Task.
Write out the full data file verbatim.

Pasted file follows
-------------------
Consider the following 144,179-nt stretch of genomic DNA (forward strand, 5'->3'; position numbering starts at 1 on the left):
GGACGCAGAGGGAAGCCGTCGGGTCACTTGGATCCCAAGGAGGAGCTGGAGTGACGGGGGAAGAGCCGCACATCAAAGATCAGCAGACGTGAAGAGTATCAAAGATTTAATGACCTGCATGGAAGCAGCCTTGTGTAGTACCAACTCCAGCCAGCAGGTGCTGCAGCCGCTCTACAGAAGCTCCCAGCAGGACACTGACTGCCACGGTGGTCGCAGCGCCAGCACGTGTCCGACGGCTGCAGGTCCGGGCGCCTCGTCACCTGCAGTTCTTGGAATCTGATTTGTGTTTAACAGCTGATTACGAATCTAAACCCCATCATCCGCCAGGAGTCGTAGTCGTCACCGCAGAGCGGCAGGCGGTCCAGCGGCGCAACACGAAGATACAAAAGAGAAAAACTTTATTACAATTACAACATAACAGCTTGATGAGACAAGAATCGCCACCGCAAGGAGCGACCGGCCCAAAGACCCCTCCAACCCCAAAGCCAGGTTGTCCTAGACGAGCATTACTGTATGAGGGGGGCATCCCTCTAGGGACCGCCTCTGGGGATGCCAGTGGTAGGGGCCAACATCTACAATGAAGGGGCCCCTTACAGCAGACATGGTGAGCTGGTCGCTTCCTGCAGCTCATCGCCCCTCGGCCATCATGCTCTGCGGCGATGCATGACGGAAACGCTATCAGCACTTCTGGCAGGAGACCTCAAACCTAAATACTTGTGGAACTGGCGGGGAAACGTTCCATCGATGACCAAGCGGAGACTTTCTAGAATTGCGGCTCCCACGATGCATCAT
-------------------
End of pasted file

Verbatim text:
Consider the following 144,179-nt stretch of genomic DNA (forward strand, 5'->3'; position numbering starts at 1 on the left):
GGACGCAGAGGGAAGCCGTCGGGTCACTTGGATCCCAAGGAGGAGCTGGAGTGACGGGGGAAGAGCCGCACATCAAAGATCAGCAGACGTGAAGAGTATCAAAGATTTAATGACCTGCATGGAAGCAGCCTTGTGTAGTACCAACTCCAGCCAGCAGGTGCTGCAGCCGCTCTACAGAAGCTCCCAGCAGGACACTGACTGCCACGGTGGTCGCAGCGCCAGCACGTGTCCGACGGCTGCAGGTCCGGGCGCCTCGTCACCTGCAGTTCTTGGAATCTGATTTGTGTTTAACAGCTGATTACGAATCTAAACCCCATCATCCGCCAGGAGTCGTAGTCGTCACCGCAGAGCGGCAGGCGGTCCAGCGGCGCAACACGAAGATACAAAAGAGAAAAACTTTATTACAATTACAACATAACAGCTTGATGAGACAAGAATCGCCACCGCAAGGAGCGACCGGCCCAAAGACCCCTCCAACCCCAAAGCCAGGTTGTCCTAGACGAGCATTACTGTATGAGGGGGGCATCCCTCTAGGGACCGCCTCTGGGGATGCCAGTGGTAGGGGCCAACATCTACAATGAAGGGGCCCCTTACAGCAGACATGGTGAGCTGGTCGCTTCCTGCAGCTCATCGCCCCTCGGCCATCATGCTCTGCGGCGATGCATGACGGAAACGCTATCAGCACTTCTGGCAGGAGACCTCAAACCTAAATACTTGTGGAACTGGCGGGGAAACGTTCCATCGATGACCAAGCGGAGACTTTCTAGAATTGCGGCTCCCACGATGCATCAT